“Pull yourself together.” “Put a smile on your face.” “Just do it!” These may be among the things you’d like to say to a friend or loved-one when it frustratingly appears they won’t do anything to help pull themselves out of the emotional doldrums… but they are also some of the most useless. How, then, can you offer real help to someone close who is suffering from depression?
Borrowing essential skills from the coaching, counselling and psychology professions will give you the communication techniques you need to find out how to help a depressed person. A good place to start, then, is to understand the kinds of therapies that are proven to be effective in overcoming depression.
Today, psychologists and counsellors generally agree that a focus on why one is depressed – asking, for instance, “What went wrong in the past?” – is ineffective in treating the condition. Instead, the therapies shown to be successful focus on things like what we do, how we think about things, how we relate to others, how things are going to be better in the future, how we can get our emotional needs met in the wider world and how we can find solutions to our immediate problems.
By way of unpacking these therapies one by one, we look at some of the questions you can ask your loved-one to help him or her get a better perspective on their depression. Seemingly simple questions like…
“What do you do?”
What you’re really asking here is, “What destructive behaviours are feeding your depression?” While perceptions and thought processes are vitally important in treating the condition, changing people’s behaviour can have dramatic results, too. This is the basic premise of behavioural therapy – that if people feel miserable it is because of the way they behave. In the first instance, helping someone to see that their behaviours – only dragging themselves out of bed at lunchtime, isolating themselves socially, binge-eating, etc – are atypical and unhealthy, you will help them to recognise their depression, which is the first step to treating it. In the second instance, behaviour therapists assert, changing these negative behaviours – even if one has to force oneself to do so – can significantly alter one’s negative frame of mind. In essence, it’s a case of you are what you do.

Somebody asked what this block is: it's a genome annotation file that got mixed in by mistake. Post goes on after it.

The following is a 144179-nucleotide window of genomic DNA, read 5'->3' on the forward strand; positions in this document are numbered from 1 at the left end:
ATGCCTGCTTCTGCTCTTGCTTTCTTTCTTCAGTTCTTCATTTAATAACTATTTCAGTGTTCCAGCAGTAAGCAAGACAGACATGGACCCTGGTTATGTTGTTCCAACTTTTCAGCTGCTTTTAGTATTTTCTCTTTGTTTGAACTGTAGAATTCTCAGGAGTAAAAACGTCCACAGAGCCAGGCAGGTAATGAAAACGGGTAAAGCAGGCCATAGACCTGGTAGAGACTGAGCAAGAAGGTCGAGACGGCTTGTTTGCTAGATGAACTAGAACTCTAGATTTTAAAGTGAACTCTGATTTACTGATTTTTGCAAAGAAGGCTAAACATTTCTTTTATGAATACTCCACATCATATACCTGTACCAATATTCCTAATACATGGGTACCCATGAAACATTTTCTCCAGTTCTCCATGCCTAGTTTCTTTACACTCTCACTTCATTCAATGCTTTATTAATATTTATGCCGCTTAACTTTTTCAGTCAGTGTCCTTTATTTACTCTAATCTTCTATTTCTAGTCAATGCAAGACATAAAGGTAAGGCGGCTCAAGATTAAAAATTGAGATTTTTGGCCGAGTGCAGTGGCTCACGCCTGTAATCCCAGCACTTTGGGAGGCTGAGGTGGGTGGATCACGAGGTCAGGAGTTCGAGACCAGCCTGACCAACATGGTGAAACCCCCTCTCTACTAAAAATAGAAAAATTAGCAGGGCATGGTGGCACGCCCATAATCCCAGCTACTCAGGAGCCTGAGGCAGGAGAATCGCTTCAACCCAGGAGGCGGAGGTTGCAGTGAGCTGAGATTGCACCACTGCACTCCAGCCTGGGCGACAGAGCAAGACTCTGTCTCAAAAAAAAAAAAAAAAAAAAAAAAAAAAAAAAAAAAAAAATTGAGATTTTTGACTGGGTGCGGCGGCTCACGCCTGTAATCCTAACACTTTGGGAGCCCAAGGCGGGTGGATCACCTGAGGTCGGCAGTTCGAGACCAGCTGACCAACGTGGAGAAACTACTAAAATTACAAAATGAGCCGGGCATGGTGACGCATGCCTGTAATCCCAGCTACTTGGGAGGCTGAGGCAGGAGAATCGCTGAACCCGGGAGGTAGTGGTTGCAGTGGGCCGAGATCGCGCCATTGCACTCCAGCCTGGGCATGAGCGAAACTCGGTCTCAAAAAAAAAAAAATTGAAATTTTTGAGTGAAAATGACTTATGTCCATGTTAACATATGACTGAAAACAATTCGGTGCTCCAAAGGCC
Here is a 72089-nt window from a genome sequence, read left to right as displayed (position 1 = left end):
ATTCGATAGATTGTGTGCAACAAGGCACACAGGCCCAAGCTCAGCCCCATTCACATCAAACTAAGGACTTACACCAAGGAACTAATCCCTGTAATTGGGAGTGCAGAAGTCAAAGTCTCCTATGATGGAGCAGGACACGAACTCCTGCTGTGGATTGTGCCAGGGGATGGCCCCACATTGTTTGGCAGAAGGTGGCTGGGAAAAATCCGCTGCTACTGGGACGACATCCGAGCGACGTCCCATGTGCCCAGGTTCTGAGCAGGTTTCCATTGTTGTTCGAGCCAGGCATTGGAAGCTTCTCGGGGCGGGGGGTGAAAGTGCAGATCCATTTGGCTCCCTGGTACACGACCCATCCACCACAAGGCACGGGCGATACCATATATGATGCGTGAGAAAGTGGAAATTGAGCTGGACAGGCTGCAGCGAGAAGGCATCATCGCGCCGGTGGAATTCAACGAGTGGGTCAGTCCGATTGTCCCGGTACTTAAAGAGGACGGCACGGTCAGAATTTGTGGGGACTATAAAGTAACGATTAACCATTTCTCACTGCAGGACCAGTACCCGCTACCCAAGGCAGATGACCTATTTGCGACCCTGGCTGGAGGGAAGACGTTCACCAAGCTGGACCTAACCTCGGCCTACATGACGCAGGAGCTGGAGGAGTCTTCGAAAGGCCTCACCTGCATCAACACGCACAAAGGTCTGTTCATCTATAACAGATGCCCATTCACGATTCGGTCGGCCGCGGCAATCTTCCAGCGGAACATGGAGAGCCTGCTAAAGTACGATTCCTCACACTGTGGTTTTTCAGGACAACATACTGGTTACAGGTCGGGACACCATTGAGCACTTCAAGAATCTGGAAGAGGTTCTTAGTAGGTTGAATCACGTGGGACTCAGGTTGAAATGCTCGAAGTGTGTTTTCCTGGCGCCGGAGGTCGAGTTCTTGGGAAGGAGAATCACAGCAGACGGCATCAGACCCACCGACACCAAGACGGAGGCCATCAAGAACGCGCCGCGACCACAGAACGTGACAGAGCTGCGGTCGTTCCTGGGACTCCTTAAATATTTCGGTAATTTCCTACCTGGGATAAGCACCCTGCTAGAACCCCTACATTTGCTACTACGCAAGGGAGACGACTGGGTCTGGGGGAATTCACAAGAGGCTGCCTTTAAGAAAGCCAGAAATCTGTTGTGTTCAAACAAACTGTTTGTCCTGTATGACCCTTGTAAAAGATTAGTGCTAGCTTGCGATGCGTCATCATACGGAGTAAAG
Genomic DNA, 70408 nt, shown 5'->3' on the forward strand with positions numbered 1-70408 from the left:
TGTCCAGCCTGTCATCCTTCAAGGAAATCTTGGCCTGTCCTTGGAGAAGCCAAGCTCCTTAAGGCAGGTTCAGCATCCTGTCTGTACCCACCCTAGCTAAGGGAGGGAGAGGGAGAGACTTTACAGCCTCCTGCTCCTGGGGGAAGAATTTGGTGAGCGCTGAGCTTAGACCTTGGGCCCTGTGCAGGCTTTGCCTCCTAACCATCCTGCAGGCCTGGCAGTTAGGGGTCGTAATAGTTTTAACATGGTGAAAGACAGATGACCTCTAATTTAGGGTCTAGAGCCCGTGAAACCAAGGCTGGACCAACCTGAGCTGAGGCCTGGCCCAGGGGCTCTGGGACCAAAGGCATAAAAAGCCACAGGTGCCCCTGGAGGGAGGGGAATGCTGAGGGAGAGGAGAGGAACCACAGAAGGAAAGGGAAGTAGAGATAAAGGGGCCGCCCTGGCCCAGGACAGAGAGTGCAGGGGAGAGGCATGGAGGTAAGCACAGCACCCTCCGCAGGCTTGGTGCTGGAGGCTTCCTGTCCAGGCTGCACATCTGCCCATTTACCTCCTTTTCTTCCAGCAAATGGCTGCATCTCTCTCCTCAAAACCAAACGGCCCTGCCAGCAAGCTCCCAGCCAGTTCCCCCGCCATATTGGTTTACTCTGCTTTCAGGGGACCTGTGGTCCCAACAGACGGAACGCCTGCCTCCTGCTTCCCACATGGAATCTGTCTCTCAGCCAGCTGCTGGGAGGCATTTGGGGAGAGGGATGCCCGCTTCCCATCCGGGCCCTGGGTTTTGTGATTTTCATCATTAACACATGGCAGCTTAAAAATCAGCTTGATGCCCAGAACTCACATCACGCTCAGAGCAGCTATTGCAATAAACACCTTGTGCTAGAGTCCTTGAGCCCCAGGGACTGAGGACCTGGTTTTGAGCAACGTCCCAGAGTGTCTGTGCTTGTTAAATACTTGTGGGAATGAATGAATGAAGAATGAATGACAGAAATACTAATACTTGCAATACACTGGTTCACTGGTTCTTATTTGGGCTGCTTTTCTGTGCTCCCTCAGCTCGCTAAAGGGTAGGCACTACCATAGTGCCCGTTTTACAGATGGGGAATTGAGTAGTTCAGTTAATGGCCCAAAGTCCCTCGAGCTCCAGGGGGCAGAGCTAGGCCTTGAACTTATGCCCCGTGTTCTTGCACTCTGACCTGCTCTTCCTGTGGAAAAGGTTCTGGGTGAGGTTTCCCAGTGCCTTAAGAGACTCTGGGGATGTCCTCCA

“How do you think?”
“Do you actually feel fear or do you just think something is frightening?” Helping someone to separate feelings or emotions from thoughts can be a useful tool in unpacking their depression. Identifying and working on one’s thinking styles is essential in treating the condition, say cognitive therapists, who operate off the basic idea that all emotion comes from thoughts. Cognitive therapy teaches people to learn to ‘catch’ their thought patterns and challenge them so that they can feel differently.
“How do you relate to others?”
“Do you wish you could just be alone? Are you afraid you won’t know what to say? Are you afraid you’ll say too much?” The way that people relate to others in their lives and how they communicate and express themselves is the focus of interpersonal therapy. One of the common traits of many depression sufferers is dissatisfaction in their relationships, so ‘re-learning’ social skills, say interpersonal therapists, equips them with the techniques needed to sustain their relationships successfully. Because communication skills are ‘teachable’, this a worthwhile practical line of enquiry to employ alongside other counselling modalities.
“How are things going to be better in the future?”
By helping the depression sufferer identify solutions to problems, with an emphasis on future wellness rather than past hurts, you can provide to your loved-one a form of motivational counselling known as solutions-focused therapy. The emphasis here is on teaching new hope-based skills and keeping the focus on the issues at stake, with the picture of a brighter future always in mind.
Each of the therapies above can help significantly to overcome depression and good depression counselling uses all these approaches in a skilful blend. Of course, if you are interested in entering the helping professions, why not consider taking a counselling course? SACAP offers a Bachelor of Psychology professional degree, approved by the Health Professions Council of South Africa (HPCSA) for the education and training of Registered Counsellors.